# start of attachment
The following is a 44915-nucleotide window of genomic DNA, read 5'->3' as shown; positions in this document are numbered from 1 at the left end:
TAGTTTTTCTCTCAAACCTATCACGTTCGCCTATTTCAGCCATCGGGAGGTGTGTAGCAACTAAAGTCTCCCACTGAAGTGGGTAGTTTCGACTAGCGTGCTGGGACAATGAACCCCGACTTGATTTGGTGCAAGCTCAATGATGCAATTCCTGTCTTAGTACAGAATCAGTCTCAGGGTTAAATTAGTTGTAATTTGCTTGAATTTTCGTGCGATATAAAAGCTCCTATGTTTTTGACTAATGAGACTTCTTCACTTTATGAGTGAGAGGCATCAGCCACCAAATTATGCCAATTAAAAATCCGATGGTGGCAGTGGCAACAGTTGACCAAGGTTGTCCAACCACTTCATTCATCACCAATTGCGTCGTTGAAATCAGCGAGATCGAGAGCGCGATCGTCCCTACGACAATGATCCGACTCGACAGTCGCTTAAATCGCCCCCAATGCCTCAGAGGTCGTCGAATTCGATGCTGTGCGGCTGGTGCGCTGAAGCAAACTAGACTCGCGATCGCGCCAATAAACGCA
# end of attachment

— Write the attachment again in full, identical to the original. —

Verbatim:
The following is a 44915-nucleotide window of genomic DNA, read 5'->3' as shown; positions in this document are numbered from 1 at the left end:
TAGTTTTTCTCTCAAACCTATCACGTTCGCCTATTTCAGCCATCGGGAGGTGTGTAGCAACTAAAGTCTCCCACTGAAGTGGGTAGTTTCGACTAGCGTGCTGGGACAATGAACCCCGACTTGATTTGGTGCAAGCTCAATGATGCAATTCCTGTCTTAGTACAGAATCAGTCTCAGGGTTAAATTAGTTGTAATTTGCTTGAATTTTCGTGCGATATAAAAGCTCCTATGTTTTTGACTAATGAGACTTCTTCACTTTATGAGTGAGAGGCATCAGCCACCAAATTATGCCAATTAAAAATCCGATGGTGGCAGTGGCAACAGTTGACCAAGGTTGTCCAACCACTTCATTCATCACCAATTGCGTCGTTGAAATCAGCGAGATCGAGAGCGCGATCGTCCCTACGACAATGATCCGACTCGACAGTCGCTTAAATCGCCCCCAATGCCTCAGAGGTCGTCGAATTCGATGCTGTGCGGCTGGTGCGCTGAAGCAAACTAGACTCGCGATCGCGCCAATAAACGCA